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Is your data lake open enough? What to watch out for

A data lake is a system or repository that stores data in its raw format along with transformed, trusted data sets, and provides both programmatic and SQL-based access to this data for diverse analytics tasks such as data exploration, interactive analytics, and machine learning. The data stored in a data lake can include structured data from relational databases (rows and columns), semi-structured data (CSV, logs, XML, JSON), unstructured data (emails, documents, PDFs), and binary data (images, audio, video).

A challenge with data lakes is not getting locked into proprietary formats or systems. This lock-in restricts the ability to move data in and out for other uses or to process data using other tools, and can also tie a data lake to a single cloud environment. That’s why businesses should strive to build open data lakes, where data is stored in an open format and accessed through open, standards-based interfaces. Adherence to an open philosophy should permeate every aspect of the system, including data storage, data management, data processing, operations, data access, governance, and security.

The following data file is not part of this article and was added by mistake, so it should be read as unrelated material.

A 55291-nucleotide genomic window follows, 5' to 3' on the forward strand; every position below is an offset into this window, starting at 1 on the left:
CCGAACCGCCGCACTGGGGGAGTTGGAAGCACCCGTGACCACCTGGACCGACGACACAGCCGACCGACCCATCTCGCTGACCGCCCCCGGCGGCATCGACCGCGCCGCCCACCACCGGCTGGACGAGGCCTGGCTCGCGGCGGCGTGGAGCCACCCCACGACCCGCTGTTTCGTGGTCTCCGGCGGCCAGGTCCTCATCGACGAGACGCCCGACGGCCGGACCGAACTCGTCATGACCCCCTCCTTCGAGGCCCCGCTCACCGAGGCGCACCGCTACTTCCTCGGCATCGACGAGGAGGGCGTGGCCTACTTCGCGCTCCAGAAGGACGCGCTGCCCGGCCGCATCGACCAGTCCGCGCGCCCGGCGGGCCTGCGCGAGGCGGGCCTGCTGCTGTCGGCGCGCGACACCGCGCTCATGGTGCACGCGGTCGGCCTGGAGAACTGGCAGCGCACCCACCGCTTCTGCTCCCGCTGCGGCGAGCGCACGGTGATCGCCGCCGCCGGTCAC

An open format is one based on an underlying open standard, developed and shared through a public, community-driven process without vendor-specific proprietary extensions. For example, an open data format is a platform-independent, machine-readable data format, such as ORC or Parquet, whose specification is published to the community, such that any organization can create tools and applications to read data in the format.

A typical data lake has the following capabilities:

  • Data ingestion and storage
  • Data processing and support for continuous data engineering
  • Data access and consumption
  • Data governance including discoverability, security, and compliance
  • Infrastructure and operations